Anguish over creeping plant led 'obsessed' husband to murder wife
They were a quiet couple who kept themselves to themselves. But inside Kenneth and Jane McRae's home, tragedy was unfolding as Mr McRae's concerns over an invasive plant growing nearby spiralled to massive proportions.
Neighbours today said the community was 'deeply saddened' after the doctor killed his wife then himself amid fears Japanese Knotweed could prevent them selling their home.
But they insisted they were not aware of a problem with the plant at the back of their row of houses.
Mr McRae, aged 52, and his wife, aged 55, were found dead in their home in Rowley Regis. Mrs McRae had been battered to death with a perfume bottle before Mr McRae took his own life by cutting his wrists and throat.
Neighbours spoke of a couple who only exchanged passing greetings to those living nearby.
Trymore Machipisa, aged 40, a freelance photographer, who lives three doors from the couple, said he had never noticed any problem with the growth of Japanese Knotweed at the rear to their homes, at the back of Rowley Regis Golf Club.
He said: "It was a big shock to find the police outside the home and then be told the couple had both died. It makes me even more surprised to hear why it happened."
He added: "I didn't know them too well, but knew them enough to say 'hello' when they were packing their car or going into their house. It is tragic what happened."
Lorna Bryant lives next door to Mr and Mrs McRaes' home. She described the community as 'deeply saddened' by the death of the pair. But she said she was never aware of any problems over Japanese Knotweed at the rear of their properties.
She said: "If that was the reason he has given, I find that quite shocking really.
"I wouldn't know what Japanese Knotweed is without being shown it. We have never had any issue with the growth behind the house."
The 29-year-old, who lives with her partner at the address, added: "The police told us what happened. Everyone was deeply saddened. I didn't know them well, but would see them and say 'hello' as I left or came back from work. They seemed like a nice couple." Andrew Rowe, aged 35, lives in a coach house with his wife Rebecca which overlooks the rear of the McRaes' home. He said: "You can see some weeds in the land behind, but it's more rubbish which is an issue for us. There isn't much weed growth to talk of."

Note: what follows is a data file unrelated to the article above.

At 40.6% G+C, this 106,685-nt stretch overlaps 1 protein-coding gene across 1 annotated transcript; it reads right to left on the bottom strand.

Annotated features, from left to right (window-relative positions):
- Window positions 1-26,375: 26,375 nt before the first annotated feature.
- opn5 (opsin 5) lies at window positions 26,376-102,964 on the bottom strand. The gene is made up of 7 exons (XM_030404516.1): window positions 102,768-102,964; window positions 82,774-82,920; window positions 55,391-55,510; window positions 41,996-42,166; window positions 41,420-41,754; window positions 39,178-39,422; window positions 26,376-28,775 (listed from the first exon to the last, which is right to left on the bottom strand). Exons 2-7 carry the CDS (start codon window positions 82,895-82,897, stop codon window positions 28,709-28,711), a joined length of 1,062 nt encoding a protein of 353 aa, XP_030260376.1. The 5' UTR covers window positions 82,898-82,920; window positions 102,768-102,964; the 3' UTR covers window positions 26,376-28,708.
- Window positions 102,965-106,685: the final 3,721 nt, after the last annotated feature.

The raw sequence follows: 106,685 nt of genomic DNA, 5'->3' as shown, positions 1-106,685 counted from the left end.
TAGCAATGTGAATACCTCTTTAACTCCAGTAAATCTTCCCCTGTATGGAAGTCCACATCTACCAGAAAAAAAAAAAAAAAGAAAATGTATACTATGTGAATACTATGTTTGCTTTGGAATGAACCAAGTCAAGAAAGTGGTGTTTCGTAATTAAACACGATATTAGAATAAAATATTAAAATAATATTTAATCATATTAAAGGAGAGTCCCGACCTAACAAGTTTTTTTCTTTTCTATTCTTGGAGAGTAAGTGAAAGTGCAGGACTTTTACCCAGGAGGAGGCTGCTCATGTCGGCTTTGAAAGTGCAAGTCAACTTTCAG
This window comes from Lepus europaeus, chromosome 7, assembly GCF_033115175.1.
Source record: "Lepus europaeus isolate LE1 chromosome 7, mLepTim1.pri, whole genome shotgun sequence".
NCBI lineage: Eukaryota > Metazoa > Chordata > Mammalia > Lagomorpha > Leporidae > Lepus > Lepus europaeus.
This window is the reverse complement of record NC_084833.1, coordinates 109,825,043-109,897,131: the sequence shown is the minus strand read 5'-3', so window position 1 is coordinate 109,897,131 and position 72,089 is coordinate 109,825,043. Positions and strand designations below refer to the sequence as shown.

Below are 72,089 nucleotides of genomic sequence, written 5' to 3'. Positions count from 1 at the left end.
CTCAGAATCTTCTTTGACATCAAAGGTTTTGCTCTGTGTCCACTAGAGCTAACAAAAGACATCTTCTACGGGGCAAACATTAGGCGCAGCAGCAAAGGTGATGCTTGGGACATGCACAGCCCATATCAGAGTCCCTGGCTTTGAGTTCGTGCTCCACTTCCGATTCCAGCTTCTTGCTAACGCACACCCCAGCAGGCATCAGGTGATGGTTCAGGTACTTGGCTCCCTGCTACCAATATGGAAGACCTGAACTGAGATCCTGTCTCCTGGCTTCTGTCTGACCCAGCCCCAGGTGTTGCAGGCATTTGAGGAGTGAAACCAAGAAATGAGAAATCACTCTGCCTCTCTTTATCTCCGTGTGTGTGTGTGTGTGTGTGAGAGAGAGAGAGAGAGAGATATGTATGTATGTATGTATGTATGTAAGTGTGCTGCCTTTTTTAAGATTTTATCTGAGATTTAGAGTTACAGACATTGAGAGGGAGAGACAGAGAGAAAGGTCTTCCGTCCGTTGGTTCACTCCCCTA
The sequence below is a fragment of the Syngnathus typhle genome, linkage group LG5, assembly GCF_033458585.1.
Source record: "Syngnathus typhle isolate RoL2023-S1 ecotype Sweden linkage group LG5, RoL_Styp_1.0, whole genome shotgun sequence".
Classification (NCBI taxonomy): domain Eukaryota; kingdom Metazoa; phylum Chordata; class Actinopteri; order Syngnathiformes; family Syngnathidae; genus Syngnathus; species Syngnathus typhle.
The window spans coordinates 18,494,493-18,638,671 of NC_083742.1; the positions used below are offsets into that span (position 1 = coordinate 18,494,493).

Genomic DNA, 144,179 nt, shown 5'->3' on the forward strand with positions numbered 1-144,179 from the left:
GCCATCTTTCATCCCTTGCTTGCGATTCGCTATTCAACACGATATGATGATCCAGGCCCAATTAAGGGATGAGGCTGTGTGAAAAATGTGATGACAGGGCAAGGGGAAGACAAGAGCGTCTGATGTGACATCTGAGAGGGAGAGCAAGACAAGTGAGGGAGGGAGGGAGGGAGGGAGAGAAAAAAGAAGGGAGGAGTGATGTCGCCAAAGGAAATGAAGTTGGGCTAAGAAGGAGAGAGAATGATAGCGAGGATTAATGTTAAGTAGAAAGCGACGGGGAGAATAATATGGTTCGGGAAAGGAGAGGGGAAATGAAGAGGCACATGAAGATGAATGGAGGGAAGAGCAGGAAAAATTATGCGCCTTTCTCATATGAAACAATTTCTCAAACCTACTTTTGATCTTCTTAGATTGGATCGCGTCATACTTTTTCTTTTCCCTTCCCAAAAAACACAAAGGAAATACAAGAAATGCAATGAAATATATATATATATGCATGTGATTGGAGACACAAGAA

He added: "I didn't know the couple, but I heard what happened. It is quite sad, you don't expect something like that to take place near to where you live."
Senior Black Country coroner Robin Balmain recorded that Mrs McRae was unlawfully killed, and that Mr McRae killed himself at yesterday inquest held in Smethwick. Mr Balmain said: "This is clearly a tragedy. They appeared for whatever reason to keep themselves to themselves, they were perfectly entitled to do that. The impression is Mr McRae was possibly becoming paranoid, there is no direct evidence of that, of course. He had a responsible job as a lab technician, his own home free from mortgage.
"It appears he became obsessed with Japanese Knotweed in the vicinity, which was not even on his property. It is perfectly clear he chose to kill his wife. It is difficult to understand what was going on in Mr McRae's mind. For whatever reason he killed his wife and then himself."
Speaking after the inquest, their adoptive son Mark McRae, aged 27, who had been estranged from them for about 10 years, said he still did not understand how the tragedy could have happened as his parents had lived a 'successful life'. He said he was alerted to their death by a cousin, and after finding reports about their death on the internet, contacted police.
He added: "They were a happy couple. They never argued, and if they did it was only over small things. My mother used to get stressed a lot, it is likely that she might have encouraged my dad on the knotweed. But I don't know, things could have changed a lot over the years I didn't speak to them. Finding out what happened was a massive shock."
Japanese Knotweed was first introduced into Britain in the 19th century as an ornamental plant but over time it has become widespread and is known for its ability to outgrow neighbouring plants. Members of Rowley Regis Club and Sandwell Council today gave no comment.
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